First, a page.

Doubts about education "reform"
By Scott Sumner
I’m skeptical of most proposals for reforming education. Progressives tend to favor government schools, whereas conservatives tend to favor an approach that yields high test scores. I don’t buy either view.
American education reformers often point to Finland, which has produced high “PISA” scores relative to other western countries. (They tend ignore even higher Asian PISA scores, just as they ignore Singapore’s success in health care. Apparently only European models are useful for the US. ) But now Finland seems to be abandoning its own highly successful model, and its scores are falling:
Here they describe the recent changes:
Finland’s decline may make the wonks who rushed to copy its schools seem silly. But looking deeper there are still lessons to learn from Finland’s example. Despite the country having a reputation for cuddly teaching, it used to take a slightly more hardline approach. In 1996, four years before the first batch of pisa results, a group of British researchers visited the country. They found “whole classes following line by line what is written in the textbook, at a pace determined by the teacher…We have moved from school to school and seen almost identical lessons—you could have swapped the teachers over and children would not have noticed the difference.” As Gabriel Heller Sahlgren, an economist, has noted, most of the children who scored so highly in the first round of tests would have experienced this sort of schooling.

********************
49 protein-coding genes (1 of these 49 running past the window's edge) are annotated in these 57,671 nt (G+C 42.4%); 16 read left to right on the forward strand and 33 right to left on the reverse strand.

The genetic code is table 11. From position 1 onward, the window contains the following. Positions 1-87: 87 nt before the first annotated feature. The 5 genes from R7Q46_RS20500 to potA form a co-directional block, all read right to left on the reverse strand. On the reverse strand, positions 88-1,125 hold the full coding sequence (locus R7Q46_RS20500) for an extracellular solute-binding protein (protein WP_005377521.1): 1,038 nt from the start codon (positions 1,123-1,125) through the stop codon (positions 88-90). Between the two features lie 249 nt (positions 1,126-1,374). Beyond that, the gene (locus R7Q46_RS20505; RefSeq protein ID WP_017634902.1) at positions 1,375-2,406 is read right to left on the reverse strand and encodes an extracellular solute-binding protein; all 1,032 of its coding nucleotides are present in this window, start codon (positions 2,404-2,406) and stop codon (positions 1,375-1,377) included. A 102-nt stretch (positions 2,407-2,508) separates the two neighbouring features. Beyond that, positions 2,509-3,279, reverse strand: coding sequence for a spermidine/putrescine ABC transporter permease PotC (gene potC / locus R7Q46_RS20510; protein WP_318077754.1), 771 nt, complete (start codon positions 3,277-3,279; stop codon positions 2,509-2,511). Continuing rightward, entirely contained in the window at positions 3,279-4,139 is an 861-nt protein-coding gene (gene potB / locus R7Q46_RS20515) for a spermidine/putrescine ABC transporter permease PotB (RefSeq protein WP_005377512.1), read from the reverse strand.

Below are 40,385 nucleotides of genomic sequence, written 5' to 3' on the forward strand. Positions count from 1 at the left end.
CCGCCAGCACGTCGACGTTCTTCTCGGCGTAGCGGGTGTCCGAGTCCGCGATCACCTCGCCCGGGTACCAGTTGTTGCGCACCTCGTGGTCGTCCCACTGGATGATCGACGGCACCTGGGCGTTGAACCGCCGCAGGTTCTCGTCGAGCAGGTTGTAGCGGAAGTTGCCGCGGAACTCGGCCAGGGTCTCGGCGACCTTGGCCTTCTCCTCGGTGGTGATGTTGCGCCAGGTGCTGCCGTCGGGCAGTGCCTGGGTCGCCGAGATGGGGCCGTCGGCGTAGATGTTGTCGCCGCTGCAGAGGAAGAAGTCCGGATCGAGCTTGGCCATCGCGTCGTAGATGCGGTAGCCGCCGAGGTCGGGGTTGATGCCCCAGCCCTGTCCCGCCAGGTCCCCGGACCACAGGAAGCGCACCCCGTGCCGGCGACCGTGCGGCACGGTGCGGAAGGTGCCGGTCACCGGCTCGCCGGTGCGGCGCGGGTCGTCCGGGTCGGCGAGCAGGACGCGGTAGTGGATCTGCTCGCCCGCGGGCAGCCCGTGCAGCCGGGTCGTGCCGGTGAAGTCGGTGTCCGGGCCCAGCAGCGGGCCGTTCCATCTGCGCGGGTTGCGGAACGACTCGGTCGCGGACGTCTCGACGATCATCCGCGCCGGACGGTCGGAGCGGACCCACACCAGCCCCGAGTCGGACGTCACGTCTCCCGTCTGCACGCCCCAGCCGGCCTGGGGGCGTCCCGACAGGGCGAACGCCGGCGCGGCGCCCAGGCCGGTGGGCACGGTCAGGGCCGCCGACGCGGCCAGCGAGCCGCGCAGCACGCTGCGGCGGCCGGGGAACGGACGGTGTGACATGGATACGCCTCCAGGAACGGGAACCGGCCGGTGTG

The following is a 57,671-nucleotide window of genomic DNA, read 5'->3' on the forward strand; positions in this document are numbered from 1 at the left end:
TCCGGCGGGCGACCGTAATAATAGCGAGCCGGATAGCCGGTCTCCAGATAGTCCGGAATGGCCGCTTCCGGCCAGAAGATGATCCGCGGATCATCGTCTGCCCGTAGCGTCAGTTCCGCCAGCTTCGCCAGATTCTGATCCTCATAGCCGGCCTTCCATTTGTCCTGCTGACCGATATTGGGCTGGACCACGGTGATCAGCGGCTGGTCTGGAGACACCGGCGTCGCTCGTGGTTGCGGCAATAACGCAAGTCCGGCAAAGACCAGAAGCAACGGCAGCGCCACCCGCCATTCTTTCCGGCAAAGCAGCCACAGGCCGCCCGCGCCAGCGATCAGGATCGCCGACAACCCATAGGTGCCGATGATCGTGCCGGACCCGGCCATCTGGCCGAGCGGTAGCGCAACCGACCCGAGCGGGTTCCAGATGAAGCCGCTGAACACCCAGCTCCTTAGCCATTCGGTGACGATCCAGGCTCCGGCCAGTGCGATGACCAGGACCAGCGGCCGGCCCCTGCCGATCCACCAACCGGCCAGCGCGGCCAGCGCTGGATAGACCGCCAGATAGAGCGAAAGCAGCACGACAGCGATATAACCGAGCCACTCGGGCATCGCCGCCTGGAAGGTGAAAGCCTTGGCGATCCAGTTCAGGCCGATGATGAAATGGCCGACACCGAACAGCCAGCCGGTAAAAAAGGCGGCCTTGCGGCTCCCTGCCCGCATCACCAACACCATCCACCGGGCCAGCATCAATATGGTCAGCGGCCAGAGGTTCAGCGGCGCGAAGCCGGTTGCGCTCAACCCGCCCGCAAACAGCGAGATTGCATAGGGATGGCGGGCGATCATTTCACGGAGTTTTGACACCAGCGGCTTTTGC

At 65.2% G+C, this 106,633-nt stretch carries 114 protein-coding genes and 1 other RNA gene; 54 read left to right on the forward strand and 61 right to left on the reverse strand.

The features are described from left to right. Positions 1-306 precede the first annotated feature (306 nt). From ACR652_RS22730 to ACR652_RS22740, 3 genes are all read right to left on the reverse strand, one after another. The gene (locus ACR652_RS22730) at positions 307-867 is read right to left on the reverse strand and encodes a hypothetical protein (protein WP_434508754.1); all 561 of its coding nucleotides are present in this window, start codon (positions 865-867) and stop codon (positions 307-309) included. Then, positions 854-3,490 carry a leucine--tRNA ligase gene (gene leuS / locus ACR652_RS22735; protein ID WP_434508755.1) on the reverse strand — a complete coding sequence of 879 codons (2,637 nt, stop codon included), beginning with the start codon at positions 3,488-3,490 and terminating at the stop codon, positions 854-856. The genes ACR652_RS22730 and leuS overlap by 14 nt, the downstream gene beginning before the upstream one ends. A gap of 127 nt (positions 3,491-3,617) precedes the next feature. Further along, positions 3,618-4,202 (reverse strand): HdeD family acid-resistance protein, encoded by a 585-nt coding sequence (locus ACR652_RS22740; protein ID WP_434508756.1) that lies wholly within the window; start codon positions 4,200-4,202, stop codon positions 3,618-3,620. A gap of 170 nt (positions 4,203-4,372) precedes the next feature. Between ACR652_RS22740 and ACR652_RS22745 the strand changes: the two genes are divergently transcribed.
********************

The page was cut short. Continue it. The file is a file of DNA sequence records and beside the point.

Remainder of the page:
By the time the results came out, many Finnish schools had started to move in a very different direction, confounding touring policymakers. A forthcoming study by Aino Saarinen and colleagues at the Universities of Helsinki and Oulu analyses pisa data from 2012 and 2015, finding that children in schools which gave pupils more freedom to direct their own learning had lower scores in maths and science. Those from poor and migrant families suffered the most. Eschewing the possibility of a happy midpoint between reading from a textbook and leaving children to their own devices, schools have continued to experiment in the years since. A wave of new institutions are being built without classrooms. A new curriculum, which began to be introduced in 2016, encourages lessons without defined subjects.
So now what? Are we to adopt the Finnish system of 1996? Why not the South Korean or Singaporean system?
In my view, we put far too much weight on test scores. In many East Asian countries there is a relentless drive to get high test scores, in order to get into top schools. Kids are deprived of a real childhood. That’s even affecting the US system to some extent. This competition for top schools is a sort of “arms race” with little societal benefit. Bryan Caplan has shown that much of education covers topics with little practical value.
I’d like to see the educational system focus more on entertainment and less on rote memorization. More importantly, I’d like to see us reduce the importance of education by cutting back on public spending and ending occupational licensing requirements that force workers to get credentials of little value for the career they plan to pursue.
We could save lots of money by eliminating public schools and replacing them with a voucher system at roughly half the cost per pupil. Let private schools take these vouchers and engage in non-price competition for students. Those who want something “better” can purchase gold-plated schooling out of their own pockets.